Pilot feasibility study map for Beverly Drive showing conditions and opportunities.

So Transportation will move forward with their program to install bike racks at civic locations and city parks (the latter in conjunction with the Recreation & Parks dept.). Timing is not clear as yet, however. (We’d like to think we will see some bike racks before August!)

Stay tuned: we’ve offered to map commercial area locations most in need, and you’ll see that data here first. (Access the Transportation division’s presentations here.)

Later this month, the Pilot should be rolled out to the larger community in a public outreach phase, which will linclude three public meetings late-March through April. And Transportation planner Martha Eros also said that the city’s update to our 1977 bike master plan is still on the to-do list (as it has been since early 2010 – talk about go-slow!).

Yet there is no time line attached to the plan update because Transportation seems interested in getting some improvements on the ground first. We may well not see any action on the plan itself before mid-2013. (Contact Martha with any questions about the plan, the racks or the Pilot – and let us know what you found out!)

Let’s Not Forgo the Discussion!

These bike initiatives deserve to be debated because our policymakers have taken no public stand on bike facilities at all, ever, to date. Until now it’s simply been ministerial action through the Transportation division with direction from the Traffic & Parking Commission (by way of its Bike Plan Update Committee). Do they support an expanded rack program? Do they see bike lanes on our streets? Can they envision cyclists making a positive contribution to our city and its economic base? For now we just don’t know.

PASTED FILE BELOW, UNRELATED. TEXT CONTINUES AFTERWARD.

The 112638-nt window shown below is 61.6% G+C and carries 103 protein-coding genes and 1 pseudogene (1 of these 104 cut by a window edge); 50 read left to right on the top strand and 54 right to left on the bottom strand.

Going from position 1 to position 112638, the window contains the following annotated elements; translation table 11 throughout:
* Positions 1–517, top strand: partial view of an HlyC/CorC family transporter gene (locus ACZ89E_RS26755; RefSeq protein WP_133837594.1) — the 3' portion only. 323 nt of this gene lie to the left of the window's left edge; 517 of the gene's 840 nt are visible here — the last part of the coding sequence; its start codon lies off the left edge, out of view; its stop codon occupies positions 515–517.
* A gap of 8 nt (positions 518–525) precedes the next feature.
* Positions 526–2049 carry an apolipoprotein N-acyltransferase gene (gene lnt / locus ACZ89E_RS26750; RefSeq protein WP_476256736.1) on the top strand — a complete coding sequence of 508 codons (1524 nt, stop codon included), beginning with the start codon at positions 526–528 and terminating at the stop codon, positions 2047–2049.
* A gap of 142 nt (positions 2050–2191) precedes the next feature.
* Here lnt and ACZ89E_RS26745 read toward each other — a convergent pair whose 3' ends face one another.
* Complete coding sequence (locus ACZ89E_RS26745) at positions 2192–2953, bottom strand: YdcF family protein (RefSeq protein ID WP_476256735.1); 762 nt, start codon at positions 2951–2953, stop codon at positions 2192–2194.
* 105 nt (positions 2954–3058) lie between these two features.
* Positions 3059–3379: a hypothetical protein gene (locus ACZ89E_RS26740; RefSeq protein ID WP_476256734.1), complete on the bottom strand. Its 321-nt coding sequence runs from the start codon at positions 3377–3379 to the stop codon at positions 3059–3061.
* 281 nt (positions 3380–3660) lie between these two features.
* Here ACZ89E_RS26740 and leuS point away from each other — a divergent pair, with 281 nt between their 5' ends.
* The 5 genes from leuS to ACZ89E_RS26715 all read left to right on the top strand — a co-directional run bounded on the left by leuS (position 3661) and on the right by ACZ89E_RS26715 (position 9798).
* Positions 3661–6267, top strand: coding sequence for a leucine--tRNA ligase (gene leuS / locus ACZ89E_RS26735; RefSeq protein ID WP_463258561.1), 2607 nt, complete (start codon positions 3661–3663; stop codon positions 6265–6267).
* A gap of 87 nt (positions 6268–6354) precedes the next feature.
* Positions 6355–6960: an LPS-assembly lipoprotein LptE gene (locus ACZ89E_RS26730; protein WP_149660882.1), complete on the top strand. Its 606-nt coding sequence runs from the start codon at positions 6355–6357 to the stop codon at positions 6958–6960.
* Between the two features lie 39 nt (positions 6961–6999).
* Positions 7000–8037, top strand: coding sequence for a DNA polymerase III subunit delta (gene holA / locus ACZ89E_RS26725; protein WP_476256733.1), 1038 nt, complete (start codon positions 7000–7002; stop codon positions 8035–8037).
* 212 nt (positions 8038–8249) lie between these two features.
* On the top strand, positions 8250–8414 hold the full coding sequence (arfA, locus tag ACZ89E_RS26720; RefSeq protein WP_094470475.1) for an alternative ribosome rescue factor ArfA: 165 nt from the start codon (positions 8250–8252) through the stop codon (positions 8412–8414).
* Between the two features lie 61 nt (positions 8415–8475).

We would like to see discussion on the substance of these initiatives too. In our January recap, we highlighted the questionable process behind the city’s feasibility study, which included changing the Pilot route evaluation criteria without the community’s input. (That change essentially precluded bike lanes on the yet road segments where cyclists need them most.) In our recent communication to Council we highlighted our concerns and urged Council to direct Transportation to revisit the Pilot routes evaluation criteria so that we can expand, not restrict, possible safety treatments. But the Council declined to provide such direction at this meeting.

We were hoping to learn how Councilmembers feel about the bike rack programs that we recapped in January. (We gave them a preliminary thumbs-down for incompleteness, but Martha has suggested that lessons have been learned – even if the presentations as posted remain unchanged.) Needless to say, Council is not on record on our current call for Santa Monica Boulevard bike lanes, though our Western Gateway planning will have a direct bearing.

But now with a tacit nod from Council, Transportation will continue as planned: figuring out where to put new bike racks; developing a rack-on-request program for rollout to commercial & business areas sometime in fiscal year 2012-13 (which begins in August); and moving ahead on the city’s first-ever bike facilities. It’s been a long wait, and that wait ain’t over yet, folks.